A Book of Answers XXIII: Judith Wright

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The story of this exchange of verses is rather complex. In 1956 James McAuley, then about to launch a new literary magazine, Quadrant, wrote and asked me for a contribution for his first number. He suggested something on the discursive mode in poetry. As it happened he had hit on an idea I was already contemplating—only as the theme of a poem rather than as an article. The poem would never have been finished in time, so it was turned into a prose article: “The Discursive Mode, Reflections on the Ecology of Poetry”, which was later republished in a revised form in The Cave and the Spring, a set of essays on poetry which came out in 1965. It was here apparently that my friend Judith Wright picked it up and was inspired to write the reply which she has allowed me to reprint here. The argument of “The Discursive Mode” was that the forms of poetry are related to one another, in fact form an ecology comparable to that exhibited by the world of plants, and that just as indiscriminate felling of forests may lead to erosion and a desert ecology, so the disappearance of the great forms of poetry, such as the epic, in the last two hundred years has led to a desert ecology of poetry in which only small stunted forms like the personal ejaculation or, that monstrosity of our time, the “free-verse” lyric survive. I suggested at the end of the essay that to restore the eroded landscape a revival of hardy and courageous verse satire might be efficacious as a first step.

Now this is conservation talk, and Judith is not only one of the best poets in the country but its leading conservationist. In that same year I was living on the Greek island of Hydra when the editor of the literary page of the Sydney Morning Herald sent me a copy of Judith’s poem and asked if I would care to reply in kind. At first I thought: No, I never reply to criticism, and then I thought: But I would always reply to Judith! Hence the lines that follow.

TO A.D. Hope

Poetry’s forests are all felled,
its trees can sink no roots, you say.
By neither root nor fallow held
the heart’s earth dries and blows away.
Its sand and rock and clay lie bare.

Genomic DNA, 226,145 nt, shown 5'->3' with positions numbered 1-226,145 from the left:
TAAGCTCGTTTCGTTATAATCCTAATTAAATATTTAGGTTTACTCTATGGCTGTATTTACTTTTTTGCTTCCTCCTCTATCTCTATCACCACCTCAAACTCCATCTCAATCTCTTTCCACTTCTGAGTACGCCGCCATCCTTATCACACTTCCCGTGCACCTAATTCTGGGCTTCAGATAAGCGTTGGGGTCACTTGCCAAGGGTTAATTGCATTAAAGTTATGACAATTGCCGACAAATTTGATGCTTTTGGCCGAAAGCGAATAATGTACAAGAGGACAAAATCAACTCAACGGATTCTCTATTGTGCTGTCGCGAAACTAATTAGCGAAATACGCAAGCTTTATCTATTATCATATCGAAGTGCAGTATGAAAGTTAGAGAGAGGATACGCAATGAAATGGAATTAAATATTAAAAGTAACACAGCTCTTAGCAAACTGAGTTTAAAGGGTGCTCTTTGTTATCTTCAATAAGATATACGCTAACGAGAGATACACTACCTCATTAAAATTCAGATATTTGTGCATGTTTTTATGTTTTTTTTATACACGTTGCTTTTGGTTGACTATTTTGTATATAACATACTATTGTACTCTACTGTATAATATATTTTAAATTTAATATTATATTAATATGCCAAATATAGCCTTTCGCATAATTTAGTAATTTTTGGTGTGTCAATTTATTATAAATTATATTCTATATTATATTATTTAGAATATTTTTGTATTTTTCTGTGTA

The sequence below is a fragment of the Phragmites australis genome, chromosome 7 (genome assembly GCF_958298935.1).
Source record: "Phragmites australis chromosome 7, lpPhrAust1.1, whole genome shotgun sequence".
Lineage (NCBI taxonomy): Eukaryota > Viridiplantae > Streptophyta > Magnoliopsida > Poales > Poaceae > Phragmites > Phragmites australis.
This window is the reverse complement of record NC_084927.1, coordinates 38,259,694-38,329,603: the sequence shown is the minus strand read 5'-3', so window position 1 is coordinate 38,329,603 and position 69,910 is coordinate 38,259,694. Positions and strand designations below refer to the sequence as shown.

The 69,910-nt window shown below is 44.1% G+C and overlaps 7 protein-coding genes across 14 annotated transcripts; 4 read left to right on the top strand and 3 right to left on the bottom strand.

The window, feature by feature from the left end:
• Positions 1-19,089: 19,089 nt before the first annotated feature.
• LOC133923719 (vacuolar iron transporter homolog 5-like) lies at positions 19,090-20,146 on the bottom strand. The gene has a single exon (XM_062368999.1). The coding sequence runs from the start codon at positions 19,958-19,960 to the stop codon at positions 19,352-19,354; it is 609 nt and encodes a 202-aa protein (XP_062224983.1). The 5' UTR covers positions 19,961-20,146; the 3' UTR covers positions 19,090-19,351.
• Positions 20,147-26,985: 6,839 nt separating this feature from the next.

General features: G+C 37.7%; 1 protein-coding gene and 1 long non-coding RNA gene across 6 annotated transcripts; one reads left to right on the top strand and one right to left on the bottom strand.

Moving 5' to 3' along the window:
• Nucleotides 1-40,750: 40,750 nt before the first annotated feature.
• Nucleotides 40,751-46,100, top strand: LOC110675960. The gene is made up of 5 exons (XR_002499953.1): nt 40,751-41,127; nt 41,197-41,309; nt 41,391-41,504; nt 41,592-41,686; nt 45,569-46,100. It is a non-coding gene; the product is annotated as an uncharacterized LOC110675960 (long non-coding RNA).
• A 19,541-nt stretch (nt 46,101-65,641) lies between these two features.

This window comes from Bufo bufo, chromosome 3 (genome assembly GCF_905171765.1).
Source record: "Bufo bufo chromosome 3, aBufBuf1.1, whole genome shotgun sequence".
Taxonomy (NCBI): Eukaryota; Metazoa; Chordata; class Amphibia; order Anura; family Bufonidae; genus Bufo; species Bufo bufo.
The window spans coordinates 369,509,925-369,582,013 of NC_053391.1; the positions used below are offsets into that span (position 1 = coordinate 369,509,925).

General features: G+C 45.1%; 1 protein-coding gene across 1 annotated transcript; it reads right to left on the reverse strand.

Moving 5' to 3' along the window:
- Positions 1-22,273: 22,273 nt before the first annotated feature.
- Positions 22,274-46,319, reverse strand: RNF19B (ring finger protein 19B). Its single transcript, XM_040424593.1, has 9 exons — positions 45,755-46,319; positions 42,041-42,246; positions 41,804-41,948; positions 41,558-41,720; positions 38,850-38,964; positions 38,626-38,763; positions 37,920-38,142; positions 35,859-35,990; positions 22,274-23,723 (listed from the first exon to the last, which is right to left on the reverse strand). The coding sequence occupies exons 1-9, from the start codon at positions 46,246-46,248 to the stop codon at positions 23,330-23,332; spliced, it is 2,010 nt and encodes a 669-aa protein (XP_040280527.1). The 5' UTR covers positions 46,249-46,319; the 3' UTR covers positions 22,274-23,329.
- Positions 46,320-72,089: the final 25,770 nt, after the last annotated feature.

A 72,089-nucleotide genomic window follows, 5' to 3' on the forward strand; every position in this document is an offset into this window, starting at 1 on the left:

Plan then to rehabilitate.
We’ve made a desert: obviously
we must confirm this altered state
and make a new ecology
with thorn-bush and with prickly pear.

Import the cactus and the aloe,
mark out these sands with ordered stakes.
A desert fauna soon will follow
Of scorpions, rats and tiger-snakes
O what a garden will be there.

Then after patient centuries
comes the glad era: Desert Man
will wake to find the forest’s trees
returned, the world restored by plan,
The Cave and Spring as once they were?

No: let’s consult authorities
before importing any pest.
They’ve worked on problems such as these
and know what suits our climate best.
To ask them would be wise and fair.

The Workers answer from the field:
“Use willing small low-growing things—
the evening-primrose seeding wild,
The faithful grass that spreads and springs
And drinks the dew and needs no care.”

To Judith Wright

Judith, my treasure, my wonder, my delight,
What prompted you to give me such a nip?
The editor of this literary page
Thought I might wish to challenge you, but no!
On the great roof of Michelangelo
The prophets and the sybils do not fight.
They speak with different voices for their age;
And poets, I trust, are of that fellowship.

How should I answer you? you, who swept like rain
Over the arid landscape of our verse
—Six inches at Ayers Rock or the Barcoo—
And, overnight the lyric everywhere
Covered the ground with blossom, filled the air
With scatter and chatter of bright wings again;
You, who give grain and vines where once there grew
Saltbush and spinifex and Paterson’s curse.

And set, with a sybil’s smile, your watershoot
Of song here in my valley of dry bones?
Plant on, but let me plant in my own way:
Tamborine Mountain is grand for a green thumb;
On Sinai, in the dry years when they come,
Nothing but thorn and cactus can take root;
But they survive where tenderer bud and spray
Shrivel to dust among the burning stones.

Plant what we will, we do not plant in vain.
Be prodigal then: God’s plenty is our share;
Be Ceres, careless at her golden store;
Be to my desert, what you have always been:
Mons Visionis towards Gilead’s distant green,
My bow of promise through drought-breaking rain,
My pillars of cloud and fire sent on before,
My cornucopia, my chrysostom, my despair.

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